Hole in One with a Custom Golf Ball Print on a Tire Cover | LexJet Blog
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Hole in One with a Custom Golf Ball Print on a Tire Cover

Tire cover graphics

Every so often, that oddball project walks into the shop that allows you to test new materials and production methods. In the case pictured here, it was a golf ball project for a customer’s tire cover on the back of their Hummer.

The challenge was the surface of the tire cover, which wasn’t the typical soft vinyl or fabric, but a semi-rigid, slick, pebbled surface that would be difficult for a typical vinyl graphics application. This project drove to FastSigns – Airway in El Paso and gave manager Alan Russell an excuse to test LexJet’s Simple MTS Adhesive Vinyl.

Russell says that he had already begun experimenting with the high-tack vinyl designed for multi-textured surfaces on the floors of a local industrial complex, Mallory Manufacturing Company, but also gets the call for off-the-wall applications to slick and textured surfaces on the sides of Porta Potties and trash cans.

Applying graphics to a tire cover“The tire cover is a low-energy plastic with a real nasty pebble-grained texture that nothing sticks to,” explains Russell. “The wrinkle for us was that they had Armor-All’d the crap out of it. We used Simple Green and a scrub brush so that it wasn’t so shiny and slick. Then, after we did that two or three times, we applied alcohol to the surface and let it dry to prepare it for the graphics.”

The golf ball image was printed on a Mimaki JV33 solvent printer, laminated with an optically-clear cast vinyl, and die cut to its 36″ x 36″ circular dimensions. Then, Russell put some reference marks on the tire cover to align the graphics, put the tire cover on the board to give it more rigidity for application and applied the graphic.

“We didn’t use application tape; we just laid it in the middle of the tire cover. We didn’t have it perfectly aligned the first time, so we just popped it up, repositioned it and squeegeed it with a normal squeegee,” explains Russell. “We used a rivet brush with the backing paper on top to protect the graphic and just brushed it into the cover; we didn’t use any heat. The edges laid out smooth, flat and gorgeously and we just hung it back on the truck. He took it to Colorado and it still looks great.”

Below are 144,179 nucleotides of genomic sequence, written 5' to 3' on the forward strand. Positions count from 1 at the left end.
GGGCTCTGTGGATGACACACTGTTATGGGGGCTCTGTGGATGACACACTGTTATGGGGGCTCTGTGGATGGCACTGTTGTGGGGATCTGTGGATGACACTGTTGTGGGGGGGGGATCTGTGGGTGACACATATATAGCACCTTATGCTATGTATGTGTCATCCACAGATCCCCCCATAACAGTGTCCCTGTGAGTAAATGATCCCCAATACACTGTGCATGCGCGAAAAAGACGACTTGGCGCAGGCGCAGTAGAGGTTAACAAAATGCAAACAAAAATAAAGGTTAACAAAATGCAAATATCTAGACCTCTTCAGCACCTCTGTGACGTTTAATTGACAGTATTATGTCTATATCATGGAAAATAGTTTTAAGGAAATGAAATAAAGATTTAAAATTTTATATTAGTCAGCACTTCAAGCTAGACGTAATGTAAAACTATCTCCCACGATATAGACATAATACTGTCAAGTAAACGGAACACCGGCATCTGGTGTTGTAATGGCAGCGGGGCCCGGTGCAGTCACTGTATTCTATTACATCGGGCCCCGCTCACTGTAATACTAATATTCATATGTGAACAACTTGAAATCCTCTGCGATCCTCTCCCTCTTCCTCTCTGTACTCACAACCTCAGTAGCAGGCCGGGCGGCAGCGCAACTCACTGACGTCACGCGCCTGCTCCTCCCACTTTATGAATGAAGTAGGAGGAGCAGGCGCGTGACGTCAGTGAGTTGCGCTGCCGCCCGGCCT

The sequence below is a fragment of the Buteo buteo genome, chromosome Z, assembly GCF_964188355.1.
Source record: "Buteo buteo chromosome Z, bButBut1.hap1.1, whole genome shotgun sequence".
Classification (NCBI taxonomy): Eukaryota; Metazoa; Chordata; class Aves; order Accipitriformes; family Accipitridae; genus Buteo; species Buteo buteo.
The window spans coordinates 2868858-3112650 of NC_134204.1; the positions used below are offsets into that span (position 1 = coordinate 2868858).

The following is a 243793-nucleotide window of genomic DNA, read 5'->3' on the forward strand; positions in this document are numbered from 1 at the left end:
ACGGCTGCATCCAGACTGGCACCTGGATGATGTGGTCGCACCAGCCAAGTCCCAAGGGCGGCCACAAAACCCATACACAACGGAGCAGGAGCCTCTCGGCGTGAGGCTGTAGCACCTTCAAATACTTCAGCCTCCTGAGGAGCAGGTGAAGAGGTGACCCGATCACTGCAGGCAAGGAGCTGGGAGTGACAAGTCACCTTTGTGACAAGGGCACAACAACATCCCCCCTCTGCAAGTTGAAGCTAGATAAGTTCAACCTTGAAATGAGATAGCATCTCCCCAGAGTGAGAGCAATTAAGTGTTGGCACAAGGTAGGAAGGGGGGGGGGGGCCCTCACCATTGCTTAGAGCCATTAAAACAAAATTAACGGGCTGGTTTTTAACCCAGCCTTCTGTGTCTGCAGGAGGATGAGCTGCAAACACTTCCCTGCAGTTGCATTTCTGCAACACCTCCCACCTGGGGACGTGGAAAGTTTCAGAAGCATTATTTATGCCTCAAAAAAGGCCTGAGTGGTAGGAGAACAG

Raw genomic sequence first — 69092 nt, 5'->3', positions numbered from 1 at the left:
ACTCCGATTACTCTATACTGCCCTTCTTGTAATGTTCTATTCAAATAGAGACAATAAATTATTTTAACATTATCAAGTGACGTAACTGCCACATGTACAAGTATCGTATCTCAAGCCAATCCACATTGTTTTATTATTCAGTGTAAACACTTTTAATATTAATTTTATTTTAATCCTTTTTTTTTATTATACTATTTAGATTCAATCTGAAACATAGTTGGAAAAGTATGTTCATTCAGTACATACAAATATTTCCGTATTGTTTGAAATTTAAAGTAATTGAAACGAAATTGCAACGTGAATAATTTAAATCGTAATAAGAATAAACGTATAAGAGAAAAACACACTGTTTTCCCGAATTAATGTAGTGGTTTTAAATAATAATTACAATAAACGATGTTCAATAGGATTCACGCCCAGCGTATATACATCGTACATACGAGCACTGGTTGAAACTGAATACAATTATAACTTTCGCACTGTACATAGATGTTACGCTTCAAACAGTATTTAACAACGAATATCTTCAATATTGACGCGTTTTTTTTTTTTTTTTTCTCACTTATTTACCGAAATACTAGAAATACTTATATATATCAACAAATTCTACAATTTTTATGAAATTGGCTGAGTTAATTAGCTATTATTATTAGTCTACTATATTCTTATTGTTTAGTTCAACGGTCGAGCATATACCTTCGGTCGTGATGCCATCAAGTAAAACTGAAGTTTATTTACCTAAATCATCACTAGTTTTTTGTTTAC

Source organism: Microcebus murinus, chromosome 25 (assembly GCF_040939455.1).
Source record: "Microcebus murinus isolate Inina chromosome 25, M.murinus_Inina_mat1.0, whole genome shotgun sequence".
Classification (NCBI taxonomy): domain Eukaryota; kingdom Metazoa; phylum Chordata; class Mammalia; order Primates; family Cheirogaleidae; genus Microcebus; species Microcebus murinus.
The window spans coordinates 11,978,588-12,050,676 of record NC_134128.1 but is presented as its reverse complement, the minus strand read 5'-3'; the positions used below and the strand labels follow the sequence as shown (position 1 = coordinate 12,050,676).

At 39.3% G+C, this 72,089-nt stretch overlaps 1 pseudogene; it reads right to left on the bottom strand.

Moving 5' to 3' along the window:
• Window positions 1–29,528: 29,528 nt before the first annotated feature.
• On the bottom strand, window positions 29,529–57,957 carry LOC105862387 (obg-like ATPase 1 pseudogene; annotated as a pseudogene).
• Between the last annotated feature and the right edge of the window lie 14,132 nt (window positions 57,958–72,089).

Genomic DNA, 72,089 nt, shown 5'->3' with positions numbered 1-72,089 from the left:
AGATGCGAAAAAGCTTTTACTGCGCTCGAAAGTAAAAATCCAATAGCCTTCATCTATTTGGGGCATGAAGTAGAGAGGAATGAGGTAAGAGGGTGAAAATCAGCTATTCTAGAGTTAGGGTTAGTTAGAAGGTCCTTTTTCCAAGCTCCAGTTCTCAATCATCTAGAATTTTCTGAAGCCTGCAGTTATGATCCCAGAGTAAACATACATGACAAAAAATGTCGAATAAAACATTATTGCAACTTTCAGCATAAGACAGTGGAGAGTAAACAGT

Originally, the client wanted to wrap the entire cover, but Russell discouraged that concept since he felt a wrap would be much more difficult, thus more expensive for the client, and it would simply look better in the middle of the cover. Russell was right, as the golf ball stands out surrounded by the black of the tire cover.

“The image quality of the Simple MTS was as good if not better than most vinyl we’ve used. It has more of a matte vinyl look and feel, and that’s why it takes the ink much better, especially with solvent printers. It die-cut the first time perfectly and laminated beautifully, plus the fact that it’s fairly thick it lays like a 2×4; the thicker it is, the easier it is for my staff to apply. When you throw a laminate on it you’re at around 7 mils, which is why it applied so nicely without tape. For those relatively flat applications, like Porta-Potties and floors, it’s perfect,” says Russell. “In real life it looks even more three dimensional; it’s very deceiving. It was perfect, and the black of the tire cover trimmed it out nicely. We also added a slight grey outline to blend it into the cover.”

Regan has been involved in the sign and wide format digital printing industries for the past two decades as an editor, writer and pundit. With a degree in journalism from the University of Houston, Regan has reported on the full evolution of the inkjet printing industry since the first digital printers began appearing on the scene.

0 Comments

  1. We absolutely love working with Lexjet materials. It makes our challenging orders a reality.

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